So what is the moral of this story? Well, it is, it would appear that sometimes the good old free enterprise system knows how to make new arrivals feel more welcome than we do in the academy. And another moral of the story is that first impressions of the arrival in a new land are lasting and therefore terribly important. And another one is that the check in experience can totally redefine how the participant views the organization providing the check in. And still another one is that when an employee of the organization steps beyond the boundaries of what you assume are the normal parameters of services to be provided, it can and does leave an enormously favorable impression.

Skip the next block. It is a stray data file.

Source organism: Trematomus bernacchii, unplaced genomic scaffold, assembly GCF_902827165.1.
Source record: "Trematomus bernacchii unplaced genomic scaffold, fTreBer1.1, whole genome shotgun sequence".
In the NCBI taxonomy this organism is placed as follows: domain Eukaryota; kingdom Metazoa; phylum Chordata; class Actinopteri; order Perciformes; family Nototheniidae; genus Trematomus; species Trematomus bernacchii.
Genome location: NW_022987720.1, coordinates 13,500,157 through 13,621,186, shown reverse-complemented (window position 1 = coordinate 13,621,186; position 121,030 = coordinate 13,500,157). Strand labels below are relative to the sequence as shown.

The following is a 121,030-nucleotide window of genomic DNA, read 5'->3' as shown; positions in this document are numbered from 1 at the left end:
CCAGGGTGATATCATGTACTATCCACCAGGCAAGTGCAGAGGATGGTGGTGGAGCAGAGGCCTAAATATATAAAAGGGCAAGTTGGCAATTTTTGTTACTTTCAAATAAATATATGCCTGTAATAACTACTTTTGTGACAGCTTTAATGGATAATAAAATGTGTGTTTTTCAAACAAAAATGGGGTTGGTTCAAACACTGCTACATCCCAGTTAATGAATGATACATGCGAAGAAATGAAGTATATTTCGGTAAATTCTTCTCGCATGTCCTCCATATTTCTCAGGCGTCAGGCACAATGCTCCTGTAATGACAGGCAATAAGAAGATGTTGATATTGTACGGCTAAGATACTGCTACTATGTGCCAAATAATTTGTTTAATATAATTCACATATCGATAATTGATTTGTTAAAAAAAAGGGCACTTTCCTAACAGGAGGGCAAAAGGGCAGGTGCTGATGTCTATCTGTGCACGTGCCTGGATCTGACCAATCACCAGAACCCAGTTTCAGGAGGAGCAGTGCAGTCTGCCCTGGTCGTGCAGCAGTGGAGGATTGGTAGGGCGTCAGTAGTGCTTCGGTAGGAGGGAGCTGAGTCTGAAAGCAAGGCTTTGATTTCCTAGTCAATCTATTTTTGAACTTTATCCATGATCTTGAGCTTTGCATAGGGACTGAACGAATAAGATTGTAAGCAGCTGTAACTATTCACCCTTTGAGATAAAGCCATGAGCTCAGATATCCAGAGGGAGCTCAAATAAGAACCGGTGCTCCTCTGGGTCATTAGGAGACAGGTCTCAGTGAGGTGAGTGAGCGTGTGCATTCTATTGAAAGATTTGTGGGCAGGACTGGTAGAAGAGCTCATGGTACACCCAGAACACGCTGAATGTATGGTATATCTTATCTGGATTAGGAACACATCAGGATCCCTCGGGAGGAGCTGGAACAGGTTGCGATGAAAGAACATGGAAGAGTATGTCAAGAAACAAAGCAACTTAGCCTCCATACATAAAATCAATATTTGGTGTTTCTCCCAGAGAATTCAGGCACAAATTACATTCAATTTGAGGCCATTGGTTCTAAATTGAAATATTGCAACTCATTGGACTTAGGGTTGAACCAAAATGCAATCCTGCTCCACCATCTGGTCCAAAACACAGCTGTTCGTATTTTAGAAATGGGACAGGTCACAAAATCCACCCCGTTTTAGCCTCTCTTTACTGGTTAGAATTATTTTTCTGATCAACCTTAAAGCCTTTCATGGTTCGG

So what if the next time we provided a student with some basic form of information, perhaps a referral, and then instead of leaving it at that, we literally walked the student through the next steps, really extended ourselves, did more than we had to? I predict that the impact could be far greater on the student than it was demanding of us in terms of the time and energy we invested.

So think about it: how can you improve your “check in” of students when they arrive for the first time on your doorstep seeking some kind of assistance?

I am not saying “run your college/university like a business. That is not the mantra I aspire to. But I am asking what we can learn and perhaps emulate from those parties we observe who are the best at making students feel noticed, welcomed, significant and who are especially good at going that beyond expectations extra step that has such a lasting impression.

Monday, November 7, 2011